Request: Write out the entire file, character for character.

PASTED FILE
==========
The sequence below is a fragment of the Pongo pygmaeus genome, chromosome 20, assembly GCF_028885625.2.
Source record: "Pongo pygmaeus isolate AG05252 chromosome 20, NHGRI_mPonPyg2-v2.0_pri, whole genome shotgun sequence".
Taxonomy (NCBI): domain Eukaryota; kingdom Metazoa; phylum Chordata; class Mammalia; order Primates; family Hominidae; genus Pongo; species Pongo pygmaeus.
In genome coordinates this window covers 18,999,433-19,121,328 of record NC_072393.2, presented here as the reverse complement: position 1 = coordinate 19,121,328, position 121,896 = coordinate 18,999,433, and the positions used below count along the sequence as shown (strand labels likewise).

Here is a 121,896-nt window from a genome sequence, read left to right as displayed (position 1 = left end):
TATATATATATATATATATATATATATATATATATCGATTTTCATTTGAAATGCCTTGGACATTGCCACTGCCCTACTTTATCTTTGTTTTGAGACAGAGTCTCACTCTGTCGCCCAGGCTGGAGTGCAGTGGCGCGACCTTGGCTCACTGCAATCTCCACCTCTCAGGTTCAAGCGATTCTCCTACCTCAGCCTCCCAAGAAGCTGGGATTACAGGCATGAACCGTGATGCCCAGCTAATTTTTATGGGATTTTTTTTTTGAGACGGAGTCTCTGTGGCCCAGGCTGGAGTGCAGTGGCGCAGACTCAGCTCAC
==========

The sequence below is a fragment of the Pongo pygmaeus genome, chromosome 20, assembly GCF_028885625.2.
Source record: "Pongo pygmaeus isolate AG05252 chromosome 20, NHGRI_mPonPyg2-v2.0_pri, whole genome shotgun sequence".
Taxonomy (NCBI): domain Eukaryota; kingdom Metazoa; phylum Chordata; class Mammalia; order Primates; family Hominidae; genus Pongo; species Pongo pygmaeus.
In genome coordinates this window covers 18,999,433-19,121,328 of record NC_072393.2, presented here as the reverse complement: position 1 = coordinate 19,121,328, position 121,896 = coordinate 18,999,433, and the positions used below count along the sequence as shown (strand labels likewise).

Here is a 121,896-nt window from a genome sequence, read left to right as displayed (position 1 = left end):
TATATATATATATATATATATATATATATATATATCGATTTTCATTTGAAATGCCTTGGACATTGCCACTGCCCTACTTTATCTTTGTTTTGAGACAGAGTCTCACTCTGTCGCCCAGGCTGGAGTGCAGTGGCGCGACCTTGGCTCACTGCAATCTCCACCTCTCAGGTTCAAGCGATTCTCCTACCTCAGCCTCCCAAGAAGCTGGGATTACAGGCATGAACCGTGATGCCCAGCTAATTTTTATGGGATTTTTTTTTTGAGACGGAGTCTCTGTGGCCCAGGCTGGAGTGCAGTGGCGCAGACTCAGCTCAC